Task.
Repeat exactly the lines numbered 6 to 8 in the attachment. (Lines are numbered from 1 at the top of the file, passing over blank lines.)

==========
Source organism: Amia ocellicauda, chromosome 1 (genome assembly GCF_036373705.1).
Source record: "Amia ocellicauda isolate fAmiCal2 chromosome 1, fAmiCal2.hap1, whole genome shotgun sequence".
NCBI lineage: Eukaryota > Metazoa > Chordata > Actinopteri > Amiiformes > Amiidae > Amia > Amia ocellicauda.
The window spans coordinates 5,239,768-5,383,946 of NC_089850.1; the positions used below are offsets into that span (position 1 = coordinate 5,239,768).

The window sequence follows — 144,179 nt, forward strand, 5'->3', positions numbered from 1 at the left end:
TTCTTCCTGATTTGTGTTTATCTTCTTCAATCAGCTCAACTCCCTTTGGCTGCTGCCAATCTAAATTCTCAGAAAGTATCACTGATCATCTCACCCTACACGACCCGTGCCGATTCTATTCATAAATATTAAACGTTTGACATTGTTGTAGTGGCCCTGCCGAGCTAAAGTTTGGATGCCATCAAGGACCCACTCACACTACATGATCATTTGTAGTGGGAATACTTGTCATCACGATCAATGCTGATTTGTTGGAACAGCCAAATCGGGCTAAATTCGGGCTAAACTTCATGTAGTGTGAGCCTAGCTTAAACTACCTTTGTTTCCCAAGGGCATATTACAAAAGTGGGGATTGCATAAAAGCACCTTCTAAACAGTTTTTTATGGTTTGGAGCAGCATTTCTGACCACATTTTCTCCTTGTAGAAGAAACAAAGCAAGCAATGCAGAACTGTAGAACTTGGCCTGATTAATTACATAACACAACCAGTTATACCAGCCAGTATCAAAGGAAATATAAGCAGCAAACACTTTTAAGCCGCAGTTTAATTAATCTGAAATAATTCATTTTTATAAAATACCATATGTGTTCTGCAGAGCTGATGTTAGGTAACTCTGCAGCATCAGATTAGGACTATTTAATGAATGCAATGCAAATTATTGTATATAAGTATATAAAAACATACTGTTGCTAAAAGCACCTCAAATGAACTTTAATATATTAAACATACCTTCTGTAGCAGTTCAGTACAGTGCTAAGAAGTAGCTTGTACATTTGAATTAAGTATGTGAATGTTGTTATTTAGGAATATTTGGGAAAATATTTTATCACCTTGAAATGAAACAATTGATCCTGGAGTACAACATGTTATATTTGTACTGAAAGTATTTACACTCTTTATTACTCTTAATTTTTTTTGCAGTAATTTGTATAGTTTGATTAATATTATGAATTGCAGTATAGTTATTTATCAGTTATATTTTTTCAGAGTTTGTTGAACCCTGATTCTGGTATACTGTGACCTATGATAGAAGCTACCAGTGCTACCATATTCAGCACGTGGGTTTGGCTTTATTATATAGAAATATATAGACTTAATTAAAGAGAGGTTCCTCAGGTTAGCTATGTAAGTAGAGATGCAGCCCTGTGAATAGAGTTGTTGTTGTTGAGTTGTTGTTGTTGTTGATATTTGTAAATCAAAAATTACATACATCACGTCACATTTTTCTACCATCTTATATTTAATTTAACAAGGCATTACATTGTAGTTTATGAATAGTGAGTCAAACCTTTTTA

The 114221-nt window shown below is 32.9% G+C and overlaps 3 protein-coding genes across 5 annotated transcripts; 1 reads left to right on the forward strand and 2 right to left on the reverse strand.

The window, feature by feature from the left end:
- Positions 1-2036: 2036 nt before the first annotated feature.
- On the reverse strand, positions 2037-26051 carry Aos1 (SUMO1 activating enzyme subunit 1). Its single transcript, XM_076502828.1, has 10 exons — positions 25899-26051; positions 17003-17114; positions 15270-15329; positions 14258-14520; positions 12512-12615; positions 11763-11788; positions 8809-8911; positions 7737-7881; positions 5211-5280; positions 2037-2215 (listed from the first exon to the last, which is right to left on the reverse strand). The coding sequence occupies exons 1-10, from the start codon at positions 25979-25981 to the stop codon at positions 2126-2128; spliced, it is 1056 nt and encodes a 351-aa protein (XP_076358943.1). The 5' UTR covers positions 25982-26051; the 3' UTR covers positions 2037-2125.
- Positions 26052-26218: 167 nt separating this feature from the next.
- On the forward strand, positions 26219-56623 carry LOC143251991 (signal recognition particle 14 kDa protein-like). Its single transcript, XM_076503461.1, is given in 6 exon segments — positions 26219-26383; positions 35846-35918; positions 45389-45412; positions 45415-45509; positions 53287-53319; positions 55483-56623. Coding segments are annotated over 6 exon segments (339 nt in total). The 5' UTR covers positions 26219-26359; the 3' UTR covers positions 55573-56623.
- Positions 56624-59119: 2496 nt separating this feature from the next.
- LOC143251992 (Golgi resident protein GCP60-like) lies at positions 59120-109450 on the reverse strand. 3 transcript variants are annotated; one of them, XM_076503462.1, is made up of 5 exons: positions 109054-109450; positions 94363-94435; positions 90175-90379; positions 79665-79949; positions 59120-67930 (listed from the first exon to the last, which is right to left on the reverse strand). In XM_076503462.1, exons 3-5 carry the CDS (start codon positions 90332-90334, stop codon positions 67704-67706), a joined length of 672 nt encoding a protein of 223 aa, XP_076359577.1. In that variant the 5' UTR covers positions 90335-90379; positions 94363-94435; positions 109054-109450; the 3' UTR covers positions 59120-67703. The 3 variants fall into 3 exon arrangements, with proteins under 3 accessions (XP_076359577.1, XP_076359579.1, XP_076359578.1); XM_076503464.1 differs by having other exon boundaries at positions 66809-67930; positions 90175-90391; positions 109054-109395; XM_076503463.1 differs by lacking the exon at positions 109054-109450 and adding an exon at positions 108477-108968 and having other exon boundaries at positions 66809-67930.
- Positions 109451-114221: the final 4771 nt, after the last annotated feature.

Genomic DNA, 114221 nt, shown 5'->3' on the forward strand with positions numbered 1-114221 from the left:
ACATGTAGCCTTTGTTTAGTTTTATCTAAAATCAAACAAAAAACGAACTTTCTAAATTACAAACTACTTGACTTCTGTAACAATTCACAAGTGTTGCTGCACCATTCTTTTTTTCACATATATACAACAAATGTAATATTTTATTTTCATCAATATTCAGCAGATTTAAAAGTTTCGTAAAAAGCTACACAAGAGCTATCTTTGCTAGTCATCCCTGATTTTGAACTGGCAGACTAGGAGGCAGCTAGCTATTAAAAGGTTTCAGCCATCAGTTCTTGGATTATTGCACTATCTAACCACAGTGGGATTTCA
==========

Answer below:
TTCTTCCTGATTTGTGTTTATCTTCTTCAATCAGCTCAACTCCCTTTGGCTGCTGCCAATCTAAATTCTCAGAAAGTATCACTGATCATCTCACCCTACACGACCCGTGCCGATTCTATTCATAAATATTAAACGTTTGACATTGTTGTAGTGGCCCTGCCGAGCTAAAGTTTGGATGCCATCAAGGACCCACTCACACTACATGATCATTTGTAGTGGGAATACTTGTCATCACGATCAATGCTGATTTGTTGGAACAGCCAAATCGGGCTAAATTCGGGCTAAACTTCATGTAGTGTGAGCCTAGCTTAAACTACCTTTGTTTCCCAAGGGCATATTACAAAAGTGGGGATTGCATAAAAGCACCTTCTAAACAGTTTTTTATGGTTTGGAGCAGCATTTCTGACCACATTTTCTCCTTGTAGAAGAAACAAAGCAAGCAATGCAGAACTGTAGAACTTGGCCTGATTAATTACATAACACAACCAGTTATACCAGCCAGTATCAAAGGAAATATAAGCAGCAAACACTTTTAAGCCGCAGTTTAATTAATCTGAAATAATTCATTTTTATAAAATACCATATGTGTTCTGCAGAGCTGATGTTAGGTAACTCTGCAGCATCAGATTAGGACTATTTAATGAATGCAATGCAAATTATTGTATATAAGTATATAAAAACATACTGTTGCTAAAAGCACCTCAAATGAACTTTAATATATTAAACATACCTTCTGTAGCAGTTCAGTACAGTGCTAAGAAGTAGCTTGTACATTTGAATTAAGTATGTGAATGTTGTTATTTAGGAATATTTGGGAAAATATTTTATCACCTTGAAATGAAACAATTGATCCTGGAGTACAACATGTTATATTTGTACTGAAAGTATTTACACTCTTTATTACTCTTAATTTTTTTTGCAGTAATTTGTATAGTTTGATTAATATTATGAATTGCAGTATAGTTATTTATCAGTTATATTTTTTCAGAGTTTGTTGAACCCTGATTCTGGTATACTGTGACCTATGATAGAAGCTACCAGTGCTACCATATTCAGCACGTGGGTTTGGCTTTATTATATAGAAATATATAGACTTAATTAAAGAGAGGTTCCTCAGGTTAGCTATGTAAGTAGAGATGCAGCCCTGTGAATAGAGTTGTTGTTGTTGAGTTGTTGTTGTTGTTGATATTTGTAAATCAAAAATTACATACATCACGTCACATTTTTCTACCATCTTATATTTAATTTAACAAGGCATTACATTGTAGTTTATGAATAGTGAGTCAAACCTTTTTA

The 114221-nt window shown below is 32.9% G+C and overlaps 3 protein-coding genes across 5 annotated transcripts; 1 reads left to right on the forward strand and 2 right to left on the reverse strand.

The window, feature by feature from the left end: